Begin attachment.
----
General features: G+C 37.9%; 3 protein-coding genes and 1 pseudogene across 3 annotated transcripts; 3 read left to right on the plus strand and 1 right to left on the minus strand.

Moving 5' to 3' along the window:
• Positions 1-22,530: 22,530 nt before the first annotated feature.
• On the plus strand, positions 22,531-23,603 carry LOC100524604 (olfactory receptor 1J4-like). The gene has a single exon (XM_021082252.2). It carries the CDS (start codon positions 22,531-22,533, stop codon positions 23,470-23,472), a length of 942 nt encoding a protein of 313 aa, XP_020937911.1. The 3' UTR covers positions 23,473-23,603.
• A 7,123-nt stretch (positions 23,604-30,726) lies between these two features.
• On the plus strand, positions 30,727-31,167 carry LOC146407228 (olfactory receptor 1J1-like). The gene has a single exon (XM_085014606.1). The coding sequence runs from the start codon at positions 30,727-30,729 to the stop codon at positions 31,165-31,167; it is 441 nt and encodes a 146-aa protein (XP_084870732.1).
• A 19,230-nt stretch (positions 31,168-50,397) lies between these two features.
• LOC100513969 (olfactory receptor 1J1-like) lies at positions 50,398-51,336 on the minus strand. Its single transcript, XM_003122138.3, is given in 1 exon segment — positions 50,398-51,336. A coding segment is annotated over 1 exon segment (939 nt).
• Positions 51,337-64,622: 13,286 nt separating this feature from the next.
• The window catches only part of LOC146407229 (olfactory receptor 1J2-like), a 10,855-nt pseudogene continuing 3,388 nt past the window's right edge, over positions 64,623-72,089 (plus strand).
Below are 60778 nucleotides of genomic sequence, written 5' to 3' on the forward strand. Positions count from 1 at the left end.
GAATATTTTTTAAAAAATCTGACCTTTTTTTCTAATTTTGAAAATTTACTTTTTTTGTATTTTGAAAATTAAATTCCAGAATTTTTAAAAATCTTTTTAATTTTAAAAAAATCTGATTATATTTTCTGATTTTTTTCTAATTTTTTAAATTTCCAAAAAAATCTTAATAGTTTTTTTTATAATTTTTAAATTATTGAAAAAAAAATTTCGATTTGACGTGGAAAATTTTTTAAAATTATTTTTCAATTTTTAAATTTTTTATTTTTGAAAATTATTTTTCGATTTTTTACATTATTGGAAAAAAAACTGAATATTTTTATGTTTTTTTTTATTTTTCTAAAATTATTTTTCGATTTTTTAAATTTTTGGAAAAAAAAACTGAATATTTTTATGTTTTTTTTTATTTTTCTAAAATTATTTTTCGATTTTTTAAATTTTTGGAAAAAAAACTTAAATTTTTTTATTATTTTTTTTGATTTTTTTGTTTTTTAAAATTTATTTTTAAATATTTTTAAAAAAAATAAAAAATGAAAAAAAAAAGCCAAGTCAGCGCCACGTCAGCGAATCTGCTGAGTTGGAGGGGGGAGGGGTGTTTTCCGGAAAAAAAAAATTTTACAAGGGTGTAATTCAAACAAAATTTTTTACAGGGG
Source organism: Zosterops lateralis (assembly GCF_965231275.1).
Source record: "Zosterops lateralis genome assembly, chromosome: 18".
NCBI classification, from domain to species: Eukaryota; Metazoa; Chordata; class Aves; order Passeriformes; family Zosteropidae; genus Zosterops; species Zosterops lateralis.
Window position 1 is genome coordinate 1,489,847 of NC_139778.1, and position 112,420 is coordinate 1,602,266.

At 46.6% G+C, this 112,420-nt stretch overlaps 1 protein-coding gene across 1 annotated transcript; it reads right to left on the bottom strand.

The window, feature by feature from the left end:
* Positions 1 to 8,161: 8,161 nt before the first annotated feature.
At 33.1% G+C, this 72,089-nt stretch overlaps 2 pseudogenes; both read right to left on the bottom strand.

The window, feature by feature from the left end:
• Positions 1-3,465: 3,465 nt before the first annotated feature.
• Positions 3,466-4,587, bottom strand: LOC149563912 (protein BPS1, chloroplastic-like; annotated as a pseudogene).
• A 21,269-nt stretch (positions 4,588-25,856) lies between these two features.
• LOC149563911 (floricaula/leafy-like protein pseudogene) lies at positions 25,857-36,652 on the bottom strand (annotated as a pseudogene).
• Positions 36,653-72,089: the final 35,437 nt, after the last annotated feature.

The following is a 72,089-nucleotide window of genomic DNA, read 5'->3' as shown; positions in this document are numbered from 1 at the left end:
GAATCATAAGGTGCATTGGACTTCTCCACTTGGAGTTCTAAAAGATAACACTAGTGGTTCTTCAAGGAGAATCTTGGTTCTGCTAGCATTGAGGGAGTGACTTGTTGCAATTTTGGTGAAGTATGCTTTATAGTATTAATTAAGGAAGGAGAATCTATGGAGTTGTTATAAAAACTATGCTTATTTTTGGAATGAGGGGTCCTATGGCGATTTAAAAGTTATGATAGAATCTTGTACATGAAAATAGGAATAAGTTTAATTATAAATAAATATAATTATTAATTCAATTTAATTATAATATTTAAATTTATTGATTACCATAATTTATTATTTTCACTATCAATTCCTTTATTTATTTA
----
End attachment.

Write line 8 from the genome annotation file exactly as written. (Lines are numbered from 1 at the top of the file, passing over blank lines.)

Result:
• LOC100513969 (olfactory receptor 1J1-like) lies at positions 50,398-51,336 on the minus strand. Its single transcript, XM_003122138.3, is given in 1 exon segment — positions 50,398-51,336. A coding segment is annotated over 1 exon segment (939 nt).